Tuesday, August 25, 2009

Multilingual kids despite it all - survival of the fittest

This post is about a few families I have had the chance to observe, where the kids turn out multilingual despite the counter efforts of their parents.

When Milo was born and I started digging into multilingualism, I developed a true passion for the subject. A passion that was primarily alimented by the call of blood, that is by the desire to succeed my child linguistic development. I naively thought that all parents in our situation, that is having to juggle more than one language, would feel the same preoccupation and would feel compelled seeking information on the topic. But along the line I met very relaxed multilingual families who worried more about other aspects of their childrens' life, and lived their multilingualism as a casual expression of their family, like hair color or size, rather than a very specific asset.

One lesson quickly learnt was: not everyone considers multilingualism as an asset, and not everyone is willing to go the extra step to ensure success.

But then I also met a few expat families with obvious integration difficulties, where the mothers were unvoluntarily inhibiting their kids' multilingualism.

Story #1 pertains an American family who's dad is a multilingual originally from a middle-eastern country. When the kids reached age 3 and 5 the dad was expatriated to France for his travel-intensive job. The mother did not speak French at the time and found herself in a new country, with two small children and often alone, as the husbands travelled frequently. The kids were scholarized and underwent a certain degree of culture-shock; but eventually picked up French, while the mother for years kept feeling unhappy and bashing everything French, hanging out almost exclusively with anglophones, creating a piece of America in her household where only US TV, media and food were allowed; the kids were obviously for a long time torn between the curiosity toward the environment and the desire to play with their new French classmates, and their mum's refusal for the new environment. They eventually became perfectly fluent and are today perfectly integrated, although they continue living the American way at home.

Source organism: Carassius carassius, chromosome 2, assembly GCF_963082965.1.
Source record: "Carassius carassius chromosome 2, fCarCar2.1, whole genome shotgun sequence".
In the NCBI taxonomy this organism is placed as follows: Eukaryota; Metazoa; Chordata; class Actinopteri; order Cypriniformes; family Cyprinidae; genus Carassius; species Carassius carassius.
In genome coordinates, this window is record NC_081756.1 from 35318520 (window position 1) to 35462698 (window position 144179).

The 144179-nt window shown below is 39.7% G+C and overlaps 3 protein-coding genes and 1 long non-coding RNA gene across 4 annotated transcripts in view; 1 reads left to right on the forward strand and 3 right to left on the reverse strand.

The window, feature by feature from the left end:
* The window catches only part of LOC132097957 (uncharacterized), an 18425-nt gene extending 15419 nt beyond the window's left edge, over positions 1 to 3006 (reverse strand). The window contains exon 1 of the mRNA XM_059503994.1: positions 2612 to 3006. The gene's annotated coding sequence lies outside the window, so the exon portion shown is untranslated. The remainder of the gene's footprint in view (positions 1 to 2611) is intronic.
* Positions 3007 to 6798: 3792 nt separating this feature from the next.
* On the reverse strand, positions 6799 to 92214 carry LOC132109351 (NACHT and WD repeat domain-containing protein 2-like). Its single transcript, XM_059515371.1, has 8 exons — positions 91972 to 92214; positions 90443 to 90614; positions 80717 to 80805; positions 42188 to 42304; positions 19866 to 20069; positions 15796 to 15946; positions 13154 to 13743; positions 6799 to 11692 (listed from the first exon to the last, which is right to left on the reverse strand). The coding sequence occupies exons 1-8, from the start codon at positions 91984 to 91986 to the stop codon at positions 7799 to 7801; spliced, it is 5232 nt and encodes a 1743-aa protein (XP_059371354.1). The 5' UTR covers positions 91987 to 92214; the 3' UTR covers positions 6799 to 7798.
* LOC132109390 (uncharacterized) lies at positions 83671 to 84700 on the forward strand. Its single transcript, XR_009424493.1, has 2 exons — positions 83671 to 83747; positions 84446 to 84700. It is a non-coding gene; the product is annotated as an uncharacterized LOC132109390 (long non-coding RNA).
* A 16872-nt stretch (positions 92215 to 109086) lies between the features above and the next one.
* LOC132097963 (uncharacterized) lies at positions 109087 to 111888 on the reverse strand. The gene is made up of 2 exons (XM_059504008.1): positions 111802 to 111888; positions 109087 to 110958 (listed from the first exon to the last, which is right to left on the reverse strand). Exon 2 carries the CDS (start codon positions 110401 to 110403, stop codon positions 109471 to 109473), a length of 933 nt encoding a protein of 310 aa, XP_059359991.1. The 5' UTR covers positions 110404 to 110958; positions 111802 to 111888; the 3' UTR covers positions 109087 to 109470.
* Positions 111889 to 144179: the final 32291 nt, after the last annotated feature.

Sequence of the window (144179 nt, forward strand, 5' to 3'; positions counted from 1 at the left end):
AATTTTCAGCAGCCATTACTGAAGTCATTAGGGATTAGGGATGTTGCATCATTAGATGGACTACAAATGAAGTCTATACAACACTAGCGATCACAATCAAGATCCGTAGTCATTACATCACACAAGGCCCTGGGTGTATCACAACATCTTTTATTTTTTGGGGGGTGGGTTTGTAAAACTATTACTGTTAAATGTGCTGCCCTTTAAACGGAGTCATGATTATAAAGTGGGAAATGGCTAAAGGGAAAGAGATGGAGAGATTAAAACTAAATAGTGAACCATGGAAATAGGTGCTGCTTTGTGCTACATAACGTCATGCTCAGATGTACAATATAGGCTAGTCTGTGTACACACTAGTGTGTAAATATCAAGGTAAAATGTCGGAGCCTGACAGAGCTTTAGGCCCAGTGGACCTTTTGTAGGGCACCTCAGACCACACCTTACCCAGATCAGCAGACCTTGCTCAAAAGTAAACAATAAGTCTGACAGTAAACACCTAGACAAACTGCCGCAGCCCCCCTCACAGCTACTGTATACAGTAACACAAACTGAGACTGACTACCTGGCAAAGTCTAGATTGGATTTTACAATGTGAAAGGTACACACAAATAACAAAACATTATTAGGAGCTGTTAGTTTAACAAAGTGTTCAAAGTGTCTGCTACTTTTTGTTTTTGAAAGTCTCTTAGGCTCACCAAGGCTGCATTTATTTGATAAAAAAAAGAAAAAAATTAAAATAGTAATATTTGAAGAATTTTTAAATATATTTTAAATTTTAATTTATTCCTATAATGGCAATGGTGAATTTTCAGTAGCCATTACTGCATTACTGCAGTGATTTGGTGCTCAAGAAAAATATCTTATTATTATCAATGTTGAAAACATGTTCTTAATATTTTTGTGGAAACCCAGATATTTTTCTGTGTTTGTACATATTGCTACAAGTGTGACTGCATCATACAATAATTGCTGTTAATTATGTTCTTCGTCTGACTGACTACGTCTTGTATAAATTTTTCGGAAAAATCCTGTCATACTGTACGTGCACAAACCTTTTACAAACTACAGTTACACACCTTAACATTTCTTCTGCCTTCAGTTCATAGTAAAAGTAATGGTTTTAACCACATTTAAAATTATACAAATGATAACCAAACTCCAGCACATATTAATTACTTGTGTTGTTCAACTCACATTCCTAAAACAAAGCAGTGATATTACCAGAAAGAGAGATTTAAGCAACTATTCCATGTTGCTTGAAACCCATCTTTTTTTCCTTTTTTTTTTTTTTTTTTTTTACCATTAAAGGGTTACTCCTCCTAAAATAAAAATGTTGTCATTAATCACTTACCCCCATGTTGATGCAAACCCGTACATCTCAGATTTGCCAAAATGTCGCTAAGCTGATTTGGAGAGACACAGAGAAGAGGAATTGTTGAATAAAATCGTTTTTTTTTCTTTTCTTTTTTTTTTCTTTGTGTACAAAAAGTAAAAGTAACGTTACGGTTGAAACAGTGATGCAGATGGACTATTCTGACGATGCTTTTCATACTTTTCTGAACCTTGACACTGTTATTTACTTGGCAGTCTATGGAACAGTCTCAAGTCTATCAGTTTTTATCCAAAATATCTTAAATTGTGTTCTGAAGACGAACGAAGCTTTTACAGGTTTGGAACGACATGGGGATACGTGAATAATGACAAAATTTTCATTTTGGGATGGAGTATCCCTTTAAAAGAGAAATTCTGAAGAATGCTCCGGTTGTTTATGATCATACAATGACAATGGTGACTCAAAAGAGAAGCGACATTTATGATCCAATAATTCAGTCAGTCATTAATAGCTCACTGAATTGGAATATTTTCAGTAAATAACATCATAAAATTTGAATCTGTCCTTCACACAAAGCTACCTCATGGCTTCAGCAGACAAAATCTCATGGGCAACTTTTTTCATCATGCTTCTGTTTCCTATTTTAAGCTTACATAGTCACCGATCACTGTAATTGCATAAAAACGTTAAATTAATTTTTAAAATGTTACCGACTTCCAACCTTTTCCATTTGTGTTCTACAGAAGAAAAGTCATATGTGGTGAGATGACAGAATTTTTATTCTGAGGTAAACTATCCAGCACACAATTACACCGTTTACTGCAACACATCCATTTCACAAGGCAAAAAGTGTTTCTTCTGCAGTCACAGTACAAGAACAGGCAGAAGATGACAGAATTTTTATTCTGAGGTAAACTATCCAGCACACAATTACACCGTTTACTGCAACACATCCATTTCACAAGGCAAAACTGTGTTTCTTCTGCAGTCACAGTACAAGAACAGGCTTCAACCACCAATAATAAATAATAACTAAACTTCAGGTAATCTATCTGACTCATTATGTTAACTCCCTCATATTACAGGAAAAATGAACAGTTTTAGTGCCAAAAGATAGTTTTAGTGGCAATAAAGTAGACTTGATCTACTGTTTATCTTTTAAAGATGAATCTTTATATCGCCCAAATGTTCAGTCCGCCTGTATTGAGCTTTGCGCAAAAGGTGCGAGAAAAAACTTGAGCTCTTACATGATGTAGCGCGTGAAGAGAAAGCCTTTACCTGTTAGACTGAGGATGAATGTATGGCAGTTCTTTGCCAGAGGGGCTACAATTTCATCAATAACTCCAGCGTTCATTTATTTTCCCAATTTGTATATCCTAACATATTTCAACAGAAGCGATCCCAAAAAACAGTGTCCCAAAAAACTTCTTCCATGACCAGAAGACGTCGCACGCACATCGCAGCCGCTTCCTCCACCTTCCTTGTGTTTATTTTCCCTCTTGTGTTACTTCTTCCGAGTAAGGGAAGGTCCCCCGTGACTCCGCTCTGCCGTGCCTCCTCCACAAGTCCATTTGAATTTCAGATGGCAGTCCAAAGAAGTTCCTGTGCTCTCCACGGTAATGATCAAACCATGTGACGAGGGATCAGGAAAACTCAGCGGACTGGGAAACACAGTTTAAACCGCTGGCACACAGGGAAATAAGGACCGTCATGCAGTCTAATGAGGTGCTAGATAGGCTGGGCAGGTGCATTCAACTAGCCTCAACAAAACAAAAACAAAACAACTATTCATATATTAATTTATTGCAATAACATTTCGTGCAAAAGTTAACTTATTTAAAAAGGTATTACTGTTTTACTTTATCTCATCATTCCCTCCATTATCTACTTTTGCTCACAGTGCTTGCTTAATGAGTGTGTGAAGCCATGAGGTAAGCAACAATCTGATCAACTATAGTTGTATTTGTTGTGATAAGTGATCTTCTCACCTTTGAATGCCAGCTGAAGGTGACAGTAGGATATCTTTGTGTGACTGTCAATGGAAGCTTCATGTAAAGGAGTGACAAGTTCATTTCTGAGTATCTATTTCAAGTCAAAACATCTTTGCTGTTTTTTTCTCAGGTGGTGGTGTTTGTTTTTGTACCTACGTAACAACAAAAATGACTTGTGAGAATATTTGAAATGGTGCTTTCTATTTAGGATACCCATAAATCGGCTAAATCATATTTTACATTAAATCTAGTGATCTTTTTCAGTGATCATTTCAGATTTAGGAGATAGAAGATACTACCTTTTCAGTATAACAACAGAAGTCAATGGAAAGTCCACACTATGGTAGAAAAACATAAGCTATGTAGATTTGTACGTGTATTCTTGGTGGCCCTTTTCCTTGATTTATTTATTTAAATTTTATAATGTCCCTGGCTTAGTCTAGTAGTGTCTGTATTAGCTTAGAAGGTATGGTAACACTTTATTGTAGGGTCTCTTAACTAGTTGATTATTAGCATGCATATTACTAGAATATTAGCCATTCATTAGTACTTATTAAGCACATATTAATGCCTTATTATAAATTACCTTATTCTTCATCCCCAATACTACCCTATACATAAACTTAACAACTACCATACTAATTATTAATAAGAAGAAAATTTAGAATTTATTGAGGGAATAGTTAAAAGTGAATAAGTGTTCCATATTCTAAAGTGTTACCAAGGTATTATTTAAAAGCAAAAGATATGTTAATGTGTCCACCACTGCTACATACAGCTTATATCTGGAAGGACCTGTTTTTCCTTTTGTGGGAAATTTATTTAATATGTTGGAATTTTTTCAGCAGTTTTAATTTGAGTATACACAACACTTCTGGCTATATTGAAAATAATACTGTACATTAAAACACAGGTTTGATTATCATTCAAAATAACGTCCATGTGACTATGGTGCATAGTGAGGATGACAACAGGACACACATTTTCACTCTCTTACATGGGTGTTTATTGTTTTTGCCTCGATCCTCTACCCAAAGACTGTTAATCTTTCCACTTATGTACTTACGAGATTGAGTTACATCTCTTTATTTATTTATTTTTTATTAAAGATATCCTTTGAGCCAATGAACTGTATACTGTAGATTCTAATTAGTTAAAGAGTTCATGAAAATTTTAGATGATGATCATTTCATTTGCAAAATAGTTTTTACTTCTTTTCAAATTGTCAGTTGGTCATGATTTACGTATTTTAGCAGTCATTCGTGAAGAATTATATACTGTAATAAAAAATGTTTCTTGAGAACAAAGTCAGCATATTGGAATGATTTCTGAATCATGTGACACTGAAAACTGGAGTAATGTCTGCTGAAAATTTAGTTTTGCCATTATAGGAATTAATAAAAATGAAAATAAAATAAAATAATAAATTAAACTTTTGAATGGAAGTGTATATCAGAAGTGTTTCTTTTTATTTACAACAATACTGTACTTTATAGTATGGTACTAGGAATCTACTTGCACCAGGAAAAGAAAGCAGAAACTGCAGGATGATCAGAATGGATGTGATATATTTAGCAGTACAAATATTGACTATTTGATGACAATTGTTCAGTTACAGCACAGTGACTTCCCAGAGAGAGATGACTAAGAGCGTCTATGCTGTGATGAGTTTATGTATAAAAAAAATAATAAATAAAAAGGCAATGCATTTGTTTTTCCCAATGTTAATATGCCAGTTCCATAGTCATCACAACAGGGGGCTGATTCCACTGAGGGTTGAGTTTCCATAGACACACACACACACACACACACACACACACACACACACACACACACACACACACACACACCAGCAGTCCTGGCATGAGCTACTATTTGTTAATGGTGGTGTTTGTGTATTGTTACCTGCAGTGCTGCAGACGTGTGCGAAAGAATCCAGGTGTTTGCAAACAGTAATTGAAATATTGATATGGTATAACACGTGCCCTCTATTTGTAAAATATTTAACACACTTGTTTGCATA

Family #2 comes from literally the other side of the planet, let's say Australia. The father speaks also French and has been expatriated in France for a two years period. The mum had a very similar reaction of the previous mum: instead of taking the opportunity to learn another language and discover together with her children another country, she locked up. As a consequence, her first child refused completely to utter a French word. He attended the French public kindergarden, and at his second year his teacher had still not heard his voice. When asked about it (in English) he would say that he simply would not speak French. The smaller child apparently is impermeable to his brother's stuborness and is starting to babble away in French.

Part of me can understand the hardship of these mums had to endure: it's not easy to find yourself in a new place where you do not speak the language, with small children. I lived through that, although before having kids, and I know how depressing feeling isolated can be.
However, as parents I feel we have an obligation to make an effort at some point and start trying to grasp this new environment. If we do not do it, how can we expect the children to adapt, to ease into the world?

So these mums did not choose a family language strategy, refused to embrace te environmental language, kept of bashing the outside French world, were consistent only at keeping a strictly monocultural environment at home, and despite this counter psychological efforts, 3 out of the 4 above mentioned kids turned out perfectly bilingual, in French and English. Which only confirms that the environmental language at some point sneaks in and takes over, whether we like it or not!

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